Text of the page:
In the early 1930s, American engineers finally had access to wind tunnels and it was discovered that most of the cars in that period were more aerodynamic driving backwards. So in 1934, Walter Chrysler, who was previously a mechanic for the Union Pacific Railroad, set out to make an aerodynamic car.
The first car to be streamlined was rightfully named the Chrysler Airflow as seen above. It’s not hard to see the car’s relation to Locomotives (there’s a train behind the car in the photo). It is disputed that Ferdinand Porsche borrowed the idea for the Volkswagen Beetle.
Indisputably, the first Toyota was virtually a copy.
In 1934, Chrysler placed an advertisement in Fortune which said "By scientific experiment, Chrysler engineers have simply verified and adapted a natural fundamental law." But when Orville Wright actually tested the Airflow in a wind tunnel, its aerodynamics were no better than average.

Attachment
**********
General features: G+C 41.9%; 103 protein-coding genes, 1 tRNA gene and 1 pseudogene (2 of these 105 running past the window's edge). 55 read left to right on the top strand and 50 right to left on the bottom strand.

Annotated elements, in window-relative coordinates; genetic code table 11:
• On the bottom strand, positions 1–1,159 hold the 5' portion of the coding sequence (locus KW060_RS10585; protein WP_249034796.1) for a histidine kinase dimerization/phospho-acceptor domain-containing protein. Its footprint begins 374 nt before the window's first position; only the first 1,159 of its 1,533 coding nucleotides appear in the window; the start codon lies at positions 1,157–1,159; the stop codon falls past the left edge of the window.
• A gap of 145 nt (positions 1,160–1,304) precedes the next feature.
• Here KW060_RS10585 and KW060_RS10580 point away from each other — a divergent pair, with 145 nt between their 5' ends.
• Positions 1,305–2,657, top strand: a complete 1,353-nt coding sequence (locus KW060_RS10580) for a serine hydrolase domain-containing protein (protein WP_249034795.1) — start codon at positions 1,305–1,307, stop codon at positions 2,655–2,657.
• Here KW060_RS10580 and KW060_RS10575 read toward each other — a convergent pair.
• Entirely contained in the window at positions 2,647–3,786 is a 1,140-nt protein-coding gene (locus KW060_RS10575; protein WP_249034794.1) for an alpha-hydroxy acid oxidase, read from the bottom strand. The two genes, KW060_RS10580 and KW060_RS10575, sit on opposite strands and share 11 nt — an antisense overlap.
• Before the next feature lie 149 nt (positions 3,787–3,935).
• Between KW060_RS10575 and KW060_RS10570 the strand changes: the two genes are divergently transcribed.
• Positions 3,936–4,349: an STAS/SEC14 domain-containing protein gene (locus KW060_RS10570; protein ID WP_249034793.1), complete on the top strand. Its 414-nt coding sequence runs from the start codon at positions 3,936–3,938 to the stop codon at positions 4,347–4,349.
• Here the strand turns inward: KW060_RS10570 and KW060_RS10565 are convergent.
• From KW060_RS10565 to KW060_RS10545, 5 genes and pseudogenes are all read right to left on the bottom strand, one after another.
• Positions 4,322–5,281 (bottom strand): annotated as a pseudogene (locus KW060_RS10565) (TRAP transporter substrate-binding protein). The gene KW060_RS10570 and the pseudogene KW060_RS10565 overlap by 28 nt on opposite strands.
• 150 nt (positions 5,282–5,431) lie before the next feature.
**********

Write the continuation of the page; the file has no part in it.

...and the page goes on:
In 1936, all Airflows got new die cast grilles, redesigned rear tail lamps, and a steel roof insert. Despite the celebrity and politician interest in the car, the Airflow was abandoned in 1937.
Motoriginal is dedicated to keeping all great cars on the road, looking and running tip top.
The mission is to restore a potentially great car to what it originally looked like and ran like rolling off the assembly line when the car was first released, hence the name "Motoriginal," a merging of the words "motor" and "original." When the car is finished and ready for the open road, it will be given a second chance being sold on to a new, proud owner and hopefully, in the near future, will be a highly valued classic car.